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Today's News

  • In need of a helping hand

     

     

    It’s that time of year when giving is at the forefront of everyone’s mind. And local charities are asking that folks give that most precious gift – time.

    Shelby County has five food banks that all say they could use some extra manpower in the form of volunteers.

    Sam Eyle, director of the Serenity Center, a Christian-based counseling service that has operated a food bank for the past seven years for the general public, said he needs all kinds of volunteers.

  • Mall traffic plan for Black Friday low key

    Swarms of shoppers, bumper-to-bumper traffic and people rushing, dashing will descend on Simpsonville for its first big Black Friday shopping event but officials aren’t too worried.

    Representatives with the Outlet Mall of the Bluegrass say they are confident that the measures they have in place to handle Friday’s day after Thanksgiving traffic – which are very low key compared to that of the mall’s grand opening in July – will be adequate to handle the crowds and cars.

  • Frozen is hot for Black Friday

    For the first year in more than a decade, Barbie dolls will not be topping off little girls’ Christmas list, according to the National Retail Federation, as one in five parents of little girls are anticipating the purchase of Disney’s Frozen items instead. 

    The animated movie, which was released last November became an immediate hit and has since become the highest grossing animated film of all time.

  • Ferguson not as violent as it appears

    On August 9, Michael Brown, an unarmed black teenager, was shot and killed in Ferguson, Mo., by police Officer Darren Wilson.  Monday evening, the announcement was made that a grand jury had voted to not indict Wilson.

    Following the release of the decision, televisions and computers have been flooded with videos of riots, looting, protests and violence.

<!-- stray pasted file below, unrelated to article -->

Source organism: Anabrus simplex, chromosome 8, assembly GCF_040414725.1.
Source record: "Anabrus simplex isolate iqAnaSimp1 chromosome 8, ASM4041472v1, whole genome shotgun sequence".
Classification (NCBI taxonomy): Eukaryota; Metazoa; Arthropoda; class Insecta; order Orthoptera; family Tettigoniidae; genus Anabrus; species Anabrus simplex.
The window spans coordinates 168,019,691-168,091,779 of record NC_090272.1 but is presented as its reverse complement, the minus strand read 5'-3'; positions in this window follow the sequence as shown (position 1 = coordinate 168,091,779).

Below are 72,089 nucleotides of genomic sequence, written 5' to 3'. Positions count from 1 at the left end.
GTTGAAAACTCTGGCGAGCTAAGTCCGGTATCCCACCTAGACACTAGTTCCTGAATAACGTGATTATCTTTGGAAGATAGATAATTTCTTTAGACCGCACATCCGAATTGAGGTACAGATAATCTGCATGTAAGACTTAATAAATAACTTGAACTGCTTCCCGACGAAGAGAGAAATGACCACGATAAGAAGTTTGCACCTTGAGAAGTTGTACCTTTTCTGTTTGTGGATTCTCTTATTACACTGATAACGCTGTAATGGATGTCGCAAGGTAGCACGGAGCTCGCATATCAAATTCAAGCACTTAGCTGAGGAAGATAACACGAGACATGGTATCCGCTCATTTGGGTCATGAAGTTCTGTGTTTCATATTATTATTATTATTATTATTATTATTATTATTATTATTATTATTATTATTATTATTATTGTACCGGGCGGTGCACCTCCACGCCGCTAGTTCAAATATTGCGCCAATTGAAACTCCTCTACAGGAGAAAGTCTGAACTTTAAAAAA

But St. Louis resident Casey McBride, daughter of Waddy resident Leslie McBride, says a lot of what we are seeing has been exaggerated.

  • District hires new Director of Finance

    Shelby County Public Schools has hired a new Director of Finance to fill the position left vacant when Greg Murphy stepped down from the position last month in the wake of a former employee being charged with embezzling almost $600,000.

    Susan Barkley, currently employed with the Kentucky Department of Education, will fill the position starting on Dec. 1.

    Murphy, who stepped down from the position on October 29, is still employed with the district.

  • Kempers tabbed as Farmers of Year

    Although the award is the Farmer of the Year, Leonard and Jeanne Kemper might better qualify for the Farmers of the Years award.

    Tabbed as this year’s recipient during the Farm City Banquet on Tuesday, the Kempers were quite surprised.

    “Pure shock, that’s all I can say,” said Jeanne Kemper. “We are honored to be chosen, but there are so many other deserving people.”

    Long known as dairy farmers, the Kempers, who sold their dairy of 42 years last year, still farm beef cattle, tobacco and soybeans.

  • Pollett sworn in as state association president

    A large state agency has a new president, which is none other than Shelby County Magistrate Hubie Pollett.

    “It is an honor to have the members of KACo select me as their president,” he said. “Keeping this association strong is important to the counties, and to the local officials.”

    Pollett was sworn in Nov. 20 as president of the Kentucky Association of Counties (KACo) at its 40th Annual Conference and Exposition at the Lexington Convention Center.

  • Collins senior named National Merit semifinalist

    The Shelby County Board of Education commended Elizabeth McGuire on Thursday, for her achievement in being selected as a semifinalist in the 2015 National Merit Scholarship Program.  McGuire, a senior at Martha Layne Collins High School, is one of only 16,000 semifinalists selected from the 1.5 million applicants to the program and is the sole semifinalist in the district.

    “It’s a major honor,” SCPS public relations coordinator Ryan Allan said, noting his pride in her achievement.

  • Thanksgiving service challenges community to open eyes

     

    Though the sun had set on Simpsonville, a small church congregation was shining bright Tuesday evening, as songs of Thanksgiving filled the sanctuary at Simpsonville Christian Church.

    For a number of years, several churches within Shelby County have hosted a community-wide Thanksgiving service at Simpsonville Christian the night before Thanksgiving.  However, for the past two years the service has been held on a Tuesday evening to accommodate travelers.

  • Grateful to be giving

    Volunteers who are working on preparing a community wide Thanksgiving Dinner to be served at the Stratton Center Thursday say they have a secret ingredient planned for each dish.

    “We’re gonna put plenty of love into everything we cook,” said Laura Moorman. “Because it’s true what they say – when you serve others, you receive the biggest blessing of all.”